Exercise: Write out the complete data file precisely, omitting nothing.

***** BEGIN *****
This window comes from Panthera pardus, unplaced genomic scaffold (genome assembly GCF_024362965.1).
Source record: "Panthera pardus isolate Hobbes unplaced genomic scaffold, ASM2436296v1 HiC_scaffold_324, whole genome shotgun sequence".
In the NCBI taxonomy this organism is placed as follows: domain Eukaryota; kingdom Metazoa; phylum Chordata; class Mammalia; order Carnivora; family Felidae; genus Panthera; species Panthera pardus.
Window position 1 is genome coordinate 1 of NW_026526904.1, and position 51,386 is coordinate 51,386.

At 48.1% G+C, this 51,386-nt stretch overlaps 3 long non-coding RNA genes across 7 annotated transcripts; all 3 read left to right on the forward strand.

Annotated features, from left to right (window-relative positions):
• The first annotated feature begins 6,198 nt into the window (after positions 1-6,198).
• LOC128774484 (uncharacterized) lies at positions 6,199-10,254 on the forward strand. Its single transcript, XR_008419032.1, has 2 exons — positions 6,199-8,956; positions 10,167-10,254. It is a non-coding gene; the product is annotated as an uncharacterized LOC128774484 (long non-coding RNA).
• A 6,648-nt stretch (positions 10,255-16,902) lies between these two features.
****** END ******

This window comes from Panthera pardus, unplaced genomic scaffold (genome assembly GCF_024362965.1).
Source record: "Panthera pardus isolate Hobbes unplaced genomic scaffold, ASM2436296v1 HiC_scaffold_324, whole genome shotgun sequence".
In the NCBI taxonomy this organism is placed as follows: domain Eukaryota; kingdom Metazoa; phylum Chordata; class Mammalia; order Carnivora; family Felidae; genus Panthera; species Panthera pardus.
Window position 1 is genome coordinate 1 of NW_026526904.1, and position 51,386 is coordinate 51,386.

At 48.1% G+C, this 51,386-nt stretch overlaps 3 long non-coding RNA genes across 7 annotated transcripts; all 3 read left to right on the forward strand.

Annotated features, from left to right (window-relative positions):
• The first annotated feature begins 6,198 nt into the window (after positions 1-6,198).
• LOC128774484 (uncharacterized) lies at positions 6,199-10,254 on the forward strand. Its single transcript, XR_008419032.1, has 2 exons — positions 6,199-8,956; positions 10,167-10,254. It is a non-coding gene; the product is annotated as an uncharacterized LOC128774484 (long non-coding RNA).
• A 6,648-nt stretch (positions 10,255-16,902) lies between these two features.